A gun store in North Carolina erected a billboard warning of "The 4 Horsemen," featuring four minority lawmakers' faces.

The sign featuring "the squad" was drawing attention online.

The yellow sign reads: "The 4 Horsemen" with the word Cometh crossed out and beneath it written "are Idiots." It was signed "the Deplorables."

Cherokee Guns, a store in Murphy, North Carolina, took credit for the sign and promoted it on their Facebook.

"I'm not inciting any violence or being racist," a man who described himself as the owner of Cherokee Guns and identified himself only as "Doc" told the Asheville Citizen-Times. "It's a statement. It's an opinion."

The sign, which directed viewers to the store a mile away, comes after President Donald Trump rallied Republican supporters in North Carolina in July, harshly criticizing the four fiery, left-wing congresswoman of being un-American and claiming they are now the face of the Democratic Party.

As people began to notice the photos of the billboard circulating online, owners issued a statement saying there were many requests for stickers of the billboard.

"Alright my fellow Infidels for Trump...due to OVERWHELMING may come by the shop (next week) and get your very own FOUR HORSEMEN COMETH a piece of bacon...tell us you're voting for Trump in 2020...then get your limited edition bumper sticker!! (While supplies last!) Snowflakes and Liberals are not eligible...sorry..." the store wrote on Monday.

U.S. Rep. Rashida Tlaib responded Wednesday on Twitter, saying, "How the hell is this not inciting violence?" 

Others agreed the billboard encouraged gun violence against Tlaib from Detroit, Reps. Alexandria Ocasio-Cortez of New York, Ilhan Omar of Minnesota and Ayanna Pressley of Massachusetts.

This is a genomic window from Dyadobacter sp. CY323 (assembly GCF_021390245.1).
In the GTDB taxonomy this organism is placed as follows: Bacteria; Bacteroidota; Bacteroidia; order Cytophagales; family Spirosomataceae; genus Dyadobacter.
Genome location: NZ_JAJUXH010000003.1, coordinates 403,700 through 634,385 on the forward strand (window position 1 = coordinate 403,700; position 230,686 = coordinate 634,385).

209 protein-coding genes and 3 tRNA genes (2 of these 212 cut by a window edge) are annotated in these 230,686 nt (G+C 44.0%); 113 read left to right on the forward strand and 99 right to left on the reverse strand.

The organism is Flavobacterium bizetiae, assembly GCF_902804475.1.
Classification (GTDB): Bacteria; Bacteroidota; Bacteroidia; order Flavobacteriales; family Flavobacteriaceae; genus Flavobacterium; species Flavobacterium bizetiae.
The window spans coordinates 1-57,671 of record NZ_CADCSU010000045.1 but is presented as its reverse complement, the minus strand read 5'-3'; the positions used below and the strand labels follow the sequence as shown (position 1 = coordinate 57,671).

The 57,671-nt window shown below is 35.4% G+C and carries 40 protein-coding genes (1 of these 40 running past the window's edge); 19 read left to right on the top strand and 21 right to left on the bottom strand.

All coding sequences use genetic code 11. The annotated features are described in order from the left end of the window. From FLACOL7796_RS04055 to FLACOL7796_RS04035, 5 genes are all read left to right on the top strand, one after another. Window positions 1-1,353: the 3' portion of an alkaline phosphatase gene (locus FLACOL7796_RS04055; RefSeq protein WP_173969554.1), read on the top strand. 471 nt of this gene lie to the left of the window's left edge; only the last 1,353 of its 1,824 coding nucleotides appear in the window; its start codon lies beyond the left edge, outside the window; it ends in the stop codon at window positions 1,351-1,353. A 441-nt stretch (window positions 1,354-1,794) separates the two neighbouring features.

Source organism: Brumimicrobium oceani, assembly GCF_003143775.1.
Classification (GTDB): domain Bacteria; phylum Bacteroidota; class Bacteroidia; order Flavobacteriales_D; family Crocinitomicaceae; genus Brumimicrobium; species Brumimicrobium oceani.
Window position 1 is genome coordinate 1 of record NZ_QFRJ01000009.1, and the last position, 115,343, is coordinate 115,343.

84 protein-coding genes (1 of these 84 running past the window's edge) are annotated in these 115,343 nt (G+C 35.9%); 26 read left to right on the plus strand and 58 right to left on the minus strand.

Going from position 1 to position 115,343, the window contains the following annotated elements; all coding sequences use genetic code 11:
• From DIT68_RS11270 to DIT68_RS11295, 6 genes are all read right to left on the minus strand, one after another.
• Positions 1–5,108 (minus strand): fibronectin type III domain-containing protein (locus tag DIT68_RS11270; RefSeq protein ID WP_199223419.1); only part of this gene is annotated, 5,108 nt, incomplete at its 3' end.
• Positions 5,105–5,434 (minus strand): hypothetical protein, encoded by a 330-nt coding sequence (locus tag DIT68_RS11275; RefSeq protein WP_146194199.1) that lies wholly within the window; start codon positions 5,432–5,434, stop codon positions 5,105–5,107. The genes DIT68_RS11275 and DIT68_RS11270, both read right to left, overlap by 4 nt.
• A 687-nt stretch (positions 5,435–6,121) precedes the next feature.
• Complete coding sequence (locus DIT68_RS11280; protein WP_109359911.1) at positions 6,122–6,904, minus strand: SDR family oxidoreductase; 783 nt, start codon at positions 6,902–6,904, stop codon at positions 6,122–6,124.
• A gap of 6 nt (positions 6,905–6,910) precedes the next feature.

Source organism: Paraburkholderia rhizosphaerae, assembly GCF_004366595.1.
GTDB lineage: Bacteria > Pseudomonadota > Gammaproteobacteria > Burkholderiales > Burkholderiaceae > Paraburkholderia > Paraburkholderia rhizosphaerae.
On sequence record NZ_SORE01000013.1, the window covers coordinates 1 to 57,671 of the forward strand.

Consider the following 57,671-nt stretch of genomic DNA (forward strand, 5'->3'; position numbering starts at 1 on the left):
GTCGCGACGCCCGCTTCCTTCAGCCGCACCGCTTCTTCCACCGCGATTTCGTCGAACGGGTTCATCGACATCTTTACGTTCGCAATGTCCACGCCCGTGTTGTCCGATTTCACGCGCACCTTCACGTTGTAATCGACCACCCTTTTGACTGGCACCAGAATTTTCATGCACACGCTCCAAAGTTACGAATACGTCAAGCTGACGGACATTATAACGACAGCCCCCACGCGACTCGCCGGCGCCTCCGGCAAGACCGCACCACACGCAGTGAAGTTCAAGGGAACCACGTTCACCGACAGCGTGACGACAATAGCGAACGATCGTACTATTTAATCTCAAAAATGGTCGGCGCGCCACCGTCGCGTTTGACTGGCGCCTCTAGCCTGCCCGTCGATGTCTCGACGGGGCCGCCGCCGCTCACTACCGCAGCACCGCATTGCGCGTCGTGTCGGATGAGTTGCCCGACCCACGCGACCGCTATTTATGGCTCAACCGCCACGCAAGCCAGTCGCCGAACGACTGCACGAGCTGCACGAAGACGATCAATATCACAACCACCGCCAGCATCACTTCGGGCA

Pressley also called out the billboard on Twitter, saying, "#Racist rhetoric from the occupant of the White House has made hate our new normal. We are still vulnerable."

She mentioned U.S. Rep. Mark Meadows, whose district houses the shop, saying "do the right thing."

"Cherokee Guns is in your district & you and I serve on a committee together. Here’s your chance to finally do the right thing," Pressley tweeted.

The Coalition to Stop Gun Violence called the billboard "violent rhetoric."

"Disgusting anti-government violent rhetoric from Cherokee Guns in North Carolina," they said in a Facebook post. "Threats against members of Congress, particularly minority members are (increasing) and it is driven by the president’s racial rhetoric. This is dangerous!!!"

Cherokee Guns has a history of placing controversial signs to attract attention to the store. In March, the store placed a similar sign, saying: "CHEROKEE COUNTY IS A GUN SANCTUARY. DON'T LIKE IT??? STATE LINE IS JUST AHEAD!"

In 2017, the shop was criticized as Islamophobic for a sign reading "INFIDEL ARMAMENT" in block letters above Arabic script and a rifle. Two years before, the shop put up a billboard that said, "Give me your tired, your poor . . . Keep your Syrian refugees," the Asheville Citizen-Times wrote.

"I think in some cases they hate our country," Trump said to the crowd in North Carolina, a swing state he won in 2016 and wants to win again next year.

Trump was also criticized for tweeting that the Democratic congresswomen of color should "go back" to their home countries – though three were born in the U.S. 

While some online said the billboard wasn't inciting violence and was an act of free speech, women like Tlaib, Omar and others said they have felt targets on their backs since being elected.

Tlaib called on Trump in the past to condemn white supremacists after attacks on two mosques in New Zealand and in June, she became emotional during a U.S. House hearing as she read from one of the death threats that her office received.

In April, Partrick Carlineo Jr. of New York man was charged with threatening to shoot and kill Omar at her offices in Washington, D.C. Carlineo told the FBI that he was a patriot, “loves the president and that he hates radical Muslims in our government,” the criminal complaint says.

The civil rights organization Muslim Advocates disagreed, saying the billboard shouldn't be treated as free speech.

"There are already multiple credible assassination threats & attempts on these officials," Muslim Advocates tweeted. "The media is irresponsibly downplaying this and calling it 'mocking' In an age of white nationalist attacks and rampant gun violence, *this is not a joke.*"

Twitter: @SarahRahal_

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